p.27, Raymond Loewy

PRR-S1-Loewy.jpg ‎(387 × 257 pixels, file size: 21 KB, MIME type: image/jpeg)

— If I’d known there aren’t any specifically public domain photos of Raymond Loewy I’d have gotten one from one of his books on himself under Fair Use yesterday when I found them in the library downtown, 2 by him and one other plus a small write-up in a reference book; probably alot of other reference book write-ups with or without photos of him. My point basically is that I’m afraid that I think/suspect he’s a “bio-child” of some famous but controversial figure that I might as well leave nameless for the time being. Theodor Herzl, like Allen Ginsberg’s “Planet News” collection, had written a “News from Venus” as one of his first books, and in Mr. Loewy’s 1979 “Industrial Design” book he mentions that he’d done alot of work for NASA, all kinds of work for a long time, everything being difficult for me to keep track of all the dates and details on always, etc. He worked on the Space Shuttle too it seems. Lots of time here in Houston I’d guess while doing that. I read that  there’s something he’d started called Star of Hope in 1956 that then-Senator Johnson had read into the Congressional Record and I’ll try to track what happened to that project, and then I’ve lost or didn’t write down the name of the General that had introduced Loewy to JFK in 1962 and they’d re-done Air Force One’s exterior looks and he went on into NASA about from there I’d guess. “Loew” is the big name from Rabbi Loew of Prague, the golem-maker, the creator of artificially-made people, so I’m trying to find the links between Loewy’s father Maximilian and Theodor Herzl, who’s a super-controversial figure if you try to bring up that there’s anything untoward about any of his life of activities. Etc. I’m leaving all the Wikipedia copyright blurb because it’s so odd that you can’t find copyright-free or public domain photos of Mr. Loewy, and I’ll get back to straighten it out later.

Licensing[edit]

Non-free media information and use rationale for Raymond Loewy
Description Industrial designer Raymond Loewy standing on one of his designs, the Pennsylvania Railroad‘s S1 steam locomotive.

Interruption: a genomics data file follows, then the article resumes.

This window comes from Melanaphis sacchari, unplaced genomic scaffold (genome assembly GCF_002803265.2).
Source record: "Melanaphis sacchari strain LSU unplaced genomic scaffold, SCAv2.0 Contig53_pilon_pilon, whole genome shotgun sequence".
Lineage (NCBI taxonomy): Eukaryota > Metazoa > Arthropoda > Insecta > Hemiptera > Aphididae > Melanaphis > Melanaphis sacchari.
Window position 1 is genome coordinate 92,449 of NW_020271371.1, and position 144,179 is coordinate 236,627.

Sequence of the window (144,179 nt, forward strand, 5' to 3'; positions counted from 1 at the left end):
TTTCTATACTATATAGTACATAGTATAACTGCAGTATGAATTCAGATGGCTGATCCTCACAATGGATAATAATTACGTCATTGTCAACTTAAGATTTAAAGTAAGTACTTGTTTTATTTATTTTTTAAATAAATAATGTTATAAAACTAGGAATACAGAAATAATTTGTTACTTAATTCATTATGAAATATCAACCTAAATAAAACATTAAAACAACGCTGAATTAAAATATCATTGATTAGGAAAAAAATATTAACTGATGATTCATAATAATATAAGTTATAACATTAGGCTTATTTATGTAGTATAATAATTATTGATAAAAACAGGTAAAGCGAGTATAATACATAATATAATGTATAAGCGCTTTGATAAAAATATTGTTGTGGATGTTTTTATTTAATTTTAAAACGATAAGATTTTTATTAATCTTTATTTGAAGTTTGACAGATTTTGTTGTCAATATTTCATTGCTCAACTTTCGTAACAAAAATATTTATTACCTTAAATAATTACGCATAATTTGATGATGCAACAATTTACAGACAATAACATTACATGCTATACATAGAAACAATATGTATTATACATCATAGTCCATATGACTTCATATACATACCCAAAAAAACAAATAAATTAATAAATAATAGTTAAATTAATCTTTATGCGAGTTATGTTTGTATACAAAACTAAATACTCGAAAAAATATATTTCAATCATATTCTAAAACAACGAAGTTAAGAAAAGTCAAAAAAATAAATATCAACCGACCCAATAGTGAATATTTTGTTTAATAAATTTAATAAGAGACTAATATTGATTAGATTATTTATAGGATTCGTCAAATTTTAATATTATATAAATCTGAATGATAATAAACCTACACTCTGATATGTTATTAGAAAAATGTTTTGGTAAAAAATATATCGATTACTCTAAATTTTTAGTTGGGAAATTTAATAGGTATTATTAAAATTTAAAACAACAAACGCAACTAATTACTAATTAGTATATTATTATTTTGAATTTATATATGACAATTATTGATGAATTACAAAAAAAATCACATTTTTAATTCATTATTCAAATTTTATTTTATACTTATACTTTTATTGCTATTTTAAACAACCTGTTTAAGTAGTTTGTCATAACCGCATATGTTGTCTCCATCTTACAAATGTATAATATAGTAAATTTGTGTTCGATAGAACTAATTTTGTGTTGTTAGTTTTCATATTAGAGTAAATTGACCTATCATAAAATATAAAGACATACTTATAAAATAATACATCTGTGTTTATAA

Source This is from the Raymond Loewy papers held at the Library of Congress. This may be copyrighted, the LOC data is unclear, but fair use is claimed.
Article Raymond Loewy
Portion used
Low resolution? Yes
Purpose of use Illustration of a historic photograph of a non-living person with one of his creations.
Replaceable? The image shows an unrepeatable composition of the subject of the article standing on one of his designs

  • Use of a low-resolution black and white version of the image does not hamper or dilute the copyright owner’s use of the original image
  • No free alternatives are available.
Non-free media information and use rationale for PRR S1
Description Industrial designer Raymond Loewy standing on one of his designs, the Pennsylvania Railroad‘s S1 steam locomotive.
Source This is from the Raymond Loewy papers held at the Library of Congress. This may be copyrighted, the LOC data is unclear, but fair use is claimed.
Article PRR S1
Portion used
Low resolution? Yes
Purpose of use Illustration of a historic photograph of a non-living person with one of his creations.
Replaceable? The image shows an unrepeatable composition of the subject of the article standing on one of his designs

  • Use of a low-resolution black and white version of the image does not hamper or dilute the copyright owner’s use of the original image
  • No free alternatives are available.

Raymond_Loewy_LOC.png ‎(303 × 421 pixels, file size: 120 KB, MIME type: image/png)

Structured data

CaptionsEdit

English
Add a one-line explanation of what this file represents

Summary[edit]

Description

English: Cropped to show Loewy only. Enhanced with GIMP.Title: Raymond Loewy Associates, 488 Madison Ave., New York City. Mr. Loewy under eagle

   Creator(s): Gottscho-Schleisner, Inc., photographer
   Date Created/Published: 1950 Nov. 16.
   Medium: 1 negative : safety ; 4x5 in.
   Reproduction Number: LC-G613-T-58314-B (interpositive)
   Rights Advisory: No known restrictions on publication.
   Call Number: LC-G613- 58314-B <P&P> [P&P]
   Repository: Library of Congress Prints and Photographs Division Washington, D.C. 20540 USA
   Subjects:
       Offices.